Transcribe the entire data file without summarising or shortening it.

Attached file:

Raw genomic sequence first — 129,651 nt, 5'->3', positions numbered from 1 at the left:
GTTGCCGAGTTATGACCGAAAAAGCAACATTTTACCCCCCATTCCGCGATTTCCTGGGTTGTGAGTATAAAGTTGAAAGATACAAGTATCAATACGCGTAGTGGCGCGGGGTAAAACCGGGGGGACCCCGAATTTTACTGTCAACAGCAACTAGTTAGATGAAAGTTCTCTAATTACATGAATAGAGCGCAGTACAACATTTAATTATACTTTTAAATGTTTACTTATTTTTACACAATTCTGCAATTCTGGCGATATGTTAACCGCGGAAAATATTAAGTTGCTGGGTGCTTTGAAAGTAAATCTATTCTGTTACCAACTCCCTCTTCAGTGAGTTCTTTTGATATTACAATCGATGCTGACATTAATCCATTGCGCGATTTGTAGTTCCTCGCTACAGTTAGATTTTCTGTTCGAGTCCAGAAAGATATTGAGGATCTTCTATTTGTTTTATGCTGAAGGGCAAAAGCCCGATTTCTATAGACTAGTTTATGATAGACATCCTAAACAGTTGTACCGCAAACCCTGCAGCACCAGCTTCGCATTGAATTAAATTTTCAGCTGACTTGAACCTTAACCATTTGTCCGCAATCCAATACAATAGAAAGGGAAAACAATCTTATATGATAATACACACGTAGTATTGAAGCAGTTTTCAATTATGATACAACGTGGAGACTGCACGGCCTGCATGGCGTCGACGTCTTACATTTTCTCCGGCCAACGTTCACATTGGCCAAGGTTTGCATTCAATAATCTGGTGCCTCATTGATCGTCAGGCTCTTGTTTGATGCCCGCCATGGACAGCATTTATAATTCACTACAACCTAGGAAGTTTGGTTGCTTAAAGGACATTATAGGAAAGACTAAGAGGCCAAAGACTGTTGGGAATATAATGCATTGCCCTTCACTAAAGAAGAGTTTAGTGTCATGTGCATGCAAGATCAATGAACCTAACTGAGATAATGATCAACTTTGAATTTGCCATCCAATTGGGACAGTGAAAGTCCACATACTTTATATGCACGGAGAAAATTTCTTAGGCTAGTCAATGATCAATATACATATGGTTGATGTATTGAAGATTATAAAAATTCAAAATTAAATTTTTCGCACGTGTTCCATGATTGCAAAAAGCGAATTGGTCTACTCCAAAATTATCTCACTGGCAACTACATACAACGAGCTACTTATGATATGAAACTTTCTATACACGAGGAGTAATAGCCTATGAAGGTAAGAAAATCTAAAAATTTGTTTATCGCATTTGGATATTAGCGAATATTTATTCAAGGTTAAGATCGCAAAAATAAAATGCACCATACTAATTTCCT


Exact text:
Raw genomic sequence first — 129,651 nt, 5'->3', positions numbered from 1 at the left:
GTTGCCGAGTTATGACCGAAAAAGCAACATTTTACCCCCCATTCCGCGATTTCCTGGGTTGTGAGTATAAAGTTGAAAGATACAAGTATCAATACGCGTAGTGGCGCGGGGTAAAACCGGGGGGACCCCGAATTTTACTGTCAACAGCAACTAGTTAGATGAAAGTTCTCTAATTACATGAATAGAGCGCAGTACAACATTTAATTATACTTTTAAATGTTTACTTATTTTTACACAATTCTGCAATTCTGGCGATATGTTAACCGCGGAAAATATTAAGTTGCTGGGTGCTTTGAAAGTAAATCTATTCTGTTACCAACTCCCTCTTCAGTGAGTTCTTTTGATATTACAATCGATGCTGACATTAATCCATTGCGCGATTTGTAGTTCCTCGCTACAGTTAGATTTTCTGTTCGAGTCCAGAAAGATATTGAGGATCTTCTATTTGTTTTATGCTGAAGGGCAAAAGCCCGATTTCTATAGACTAGTTTATGATAGACATCCTAAACAGTTGTACCGCAAACCCTGCAGCACCAGCTTCGCATTGAATTAAATTTTCAGCTGACTTGAACCTTAACCATTTGTCCGCAATCCAATACAATAGAAAGGGAAAACAATCTTATATGATAATACACACGTAGTATTGAAGCAGTTTTCAATTATGATACAACGTGGAGACTGCACGGCCTGCATGGCGTCGACGTCTTACATTTTCTCCGGCCAACGTTCACATTGGCCAAGGTTTGCATTCAATAATCTGGTGCCTCATTGATCGTCAGGCTCTTGTTTGATGCCCGCCATGGACAGCATTTATAATTCACTACAACCTAGGAAGTTTGGTTGCTTAAAGGACATTATAGGAAAGACTAAGAGGCCAAAGACTGTTGGGAATATAATGCATTGCCCTTCACTAAAGAAGAGTTTAGTGTCATGTGCATGCAAGATCAATGAACCTAACTGAGATAATGATCAACTTTGAATTTGCCATCCAATTGGGACAGTGAAAGTCCACATACTTTATATGCACGGAGAAAATTTCTTAGGCTAGTCAATGATCAATATACATATGGTTGATGTATTGAAGATTATAAAAATTCAAAATTAAATTTTTCGCACGTGTTCCATGATTGCAAAAAGCGAATTGGTCTACTCCAAAATTATCTCACTGGCAACTACATACAACGAGCTACTTATGATATGAAACTTTCTATACACGAGGAGTAATAGCCTATGAAGGTAAGAAAATCTAAAAATTTGTTTATCGCATTTGGATATTAGCGAATATTTATTCAAGGTTAAGATCGCAAAAATAAAATGCACCATACTAATTTCCT